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Changes in Female Breeding Behaviour across the Ovulatory Cycle in the Brook Stickleback, Culaea inconstans (Kirtland)

Deborah A. McLennan
Behaviour
Vol. 126, No. 3/4 (Sep., 1993), pp. 191-218
Published by: Brill
Stable URL: http://www.jstor.org/stable/4535134
Page Count: 28
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Since scans are not currently available to screen readers, please contact JSTOR User Support for access. We'll provide a PDF copy for your screen reader.
Changes in Female Breeding Behaviour across the Ovulatory Cycle in the Brook Stickleback, Culaea inconstans (Kirtland)
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Abstract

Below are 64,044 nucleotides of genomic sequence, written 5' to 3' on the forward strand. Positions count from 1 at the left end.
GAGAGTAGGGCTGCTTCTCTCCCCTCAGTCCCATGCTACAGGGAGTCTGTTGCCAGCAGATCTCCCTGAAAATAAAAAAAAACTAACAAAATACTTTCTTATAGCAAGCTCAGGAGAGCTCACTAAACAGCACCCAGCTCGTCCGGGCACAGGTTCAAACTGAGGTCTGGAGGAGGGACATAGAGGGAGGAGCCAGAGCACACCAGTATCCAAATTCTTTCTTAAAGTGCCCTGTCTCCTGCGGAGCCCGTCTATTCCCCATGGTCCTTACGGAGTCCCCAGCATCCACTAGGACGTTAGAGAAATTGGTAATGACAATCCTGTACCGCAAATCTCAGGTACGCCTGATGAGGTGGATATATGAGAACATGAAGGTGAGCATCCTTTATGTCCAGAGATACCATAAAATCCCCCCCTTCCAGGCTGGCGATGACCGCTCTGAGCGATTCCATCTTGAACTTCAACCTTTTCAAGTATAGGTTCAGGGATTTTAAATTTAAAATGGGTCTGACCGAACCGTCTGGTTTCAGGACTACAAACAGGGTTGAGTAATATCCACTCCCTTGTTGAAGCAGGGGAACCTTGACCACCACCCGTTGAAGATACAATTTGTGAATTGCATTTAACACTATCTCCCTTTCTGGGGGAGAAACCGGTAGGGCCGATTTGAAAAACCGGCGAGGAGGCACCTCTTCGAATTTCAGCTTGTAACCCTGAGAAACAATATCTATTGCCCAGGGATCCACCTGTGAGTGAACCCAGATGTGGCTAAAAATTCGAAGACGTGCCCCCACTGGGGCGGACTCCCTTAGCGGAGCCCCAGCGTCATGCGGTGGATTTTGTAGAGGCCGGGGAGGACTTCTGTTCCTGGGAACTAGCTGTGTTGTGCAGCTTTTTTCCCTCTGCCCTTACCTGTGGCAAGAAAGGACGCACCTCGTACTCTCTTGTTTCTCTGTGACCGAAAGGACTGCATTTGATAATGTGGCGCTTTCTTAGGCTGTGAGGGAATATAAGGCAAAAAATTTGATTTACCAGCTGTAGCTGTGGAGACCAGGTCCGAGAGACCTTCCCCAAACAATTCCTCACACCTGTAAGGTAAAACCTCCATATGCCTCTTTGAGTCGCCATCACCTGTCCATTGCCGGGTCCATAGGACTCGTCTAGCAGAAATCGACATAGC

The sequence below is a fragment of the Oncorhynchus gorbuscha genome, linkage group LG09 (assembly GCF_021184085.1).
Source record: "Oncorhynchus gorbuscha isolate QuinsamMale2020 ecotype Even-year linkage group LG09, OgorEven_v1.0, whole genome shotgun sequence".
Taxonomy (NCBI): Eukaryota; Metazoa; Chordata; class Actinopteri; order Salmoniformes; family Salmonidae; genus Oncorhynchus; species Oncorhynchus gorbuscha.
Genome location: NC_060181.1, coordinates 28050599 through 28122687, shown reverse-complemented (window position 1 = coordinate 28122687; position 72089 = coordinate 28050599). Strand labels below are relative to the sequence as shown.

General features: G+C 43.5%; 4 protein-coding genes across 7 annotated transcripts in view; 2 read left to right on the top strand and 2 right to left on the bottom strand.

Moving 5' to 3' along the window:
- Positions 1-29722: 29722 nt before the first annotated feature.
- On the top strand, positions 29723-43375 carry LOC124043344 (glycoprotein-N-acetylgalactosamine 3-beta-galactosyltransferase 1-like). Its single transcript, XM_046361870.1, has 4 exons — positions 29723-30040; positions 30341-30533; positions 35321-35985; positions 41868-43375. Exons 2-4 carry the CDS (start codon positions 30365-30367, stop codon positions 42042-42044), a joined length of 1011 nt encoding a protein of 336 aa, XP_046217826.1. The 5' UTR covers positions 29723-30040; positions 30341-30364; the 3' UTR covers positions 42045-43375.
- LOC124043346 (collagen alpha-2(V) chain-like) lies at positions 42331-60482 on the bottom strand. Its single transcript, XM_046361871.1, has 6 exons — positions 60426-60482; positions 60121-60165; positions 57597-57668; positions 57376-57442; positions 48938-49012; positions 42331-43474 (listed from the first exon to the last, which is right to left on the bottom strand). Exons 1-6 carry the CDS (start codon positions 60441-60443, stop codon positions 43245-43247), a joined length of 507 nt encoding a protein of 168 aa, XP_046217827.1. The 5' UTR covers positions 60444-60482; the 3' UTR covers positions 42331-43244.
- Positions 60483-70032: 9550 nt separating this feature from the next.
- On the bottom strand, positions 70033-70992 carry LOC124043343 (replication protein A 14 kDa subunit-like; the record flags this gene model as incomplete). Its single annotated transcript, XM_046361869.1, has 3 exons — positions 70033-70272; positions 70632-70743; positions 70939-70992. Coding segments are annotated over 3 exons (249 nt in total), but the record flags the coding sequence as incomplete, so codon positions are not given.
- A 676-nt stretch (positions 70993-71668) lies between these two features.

In this paper I investigate the changes in female Culaea inconstans behaviour at different stages of the ovulatory cycle in response to the presentation of a courting male and an ovulated female intruder. These experiments reveal that female brook sticklebacks display a complex repertoire of behaviours including all of the threat displays commonly described for male gasterosteids. On spawning days, females direct more nudges, bites, broadside displays, head down displays and redirected bites towards an intruding female, and spend more time engaged in hovering, ground head-up courtship, and near, an intruding male. The interspawning interval in females is accompanied by a surge of aggression towards males. In essence, females show a fluctuation in behavioural intensities that mirrors their ovulatory cycle when interacting with males, but show no such cycling during interactions with other females. At the population level female behaviour is thus more predictable when the intruder is a male than when the intruder is another female. At the individual level, however, a female's responses to another female are tightly correlated across her breeding cycle. Aggressive fish spend more time near the intruding female and less time in the plants on all days of their spawning cycle than their less aggressive counterparts, who displayed a strong tendency to flee, S-displaying either during the retreat or from the safety of the plants. Correlations between behaviours are more susceptible to underlying ovulatorty cycle when the intruder is a male. Aggressive fish spend more time near the intruding male only during the interspawning interval.

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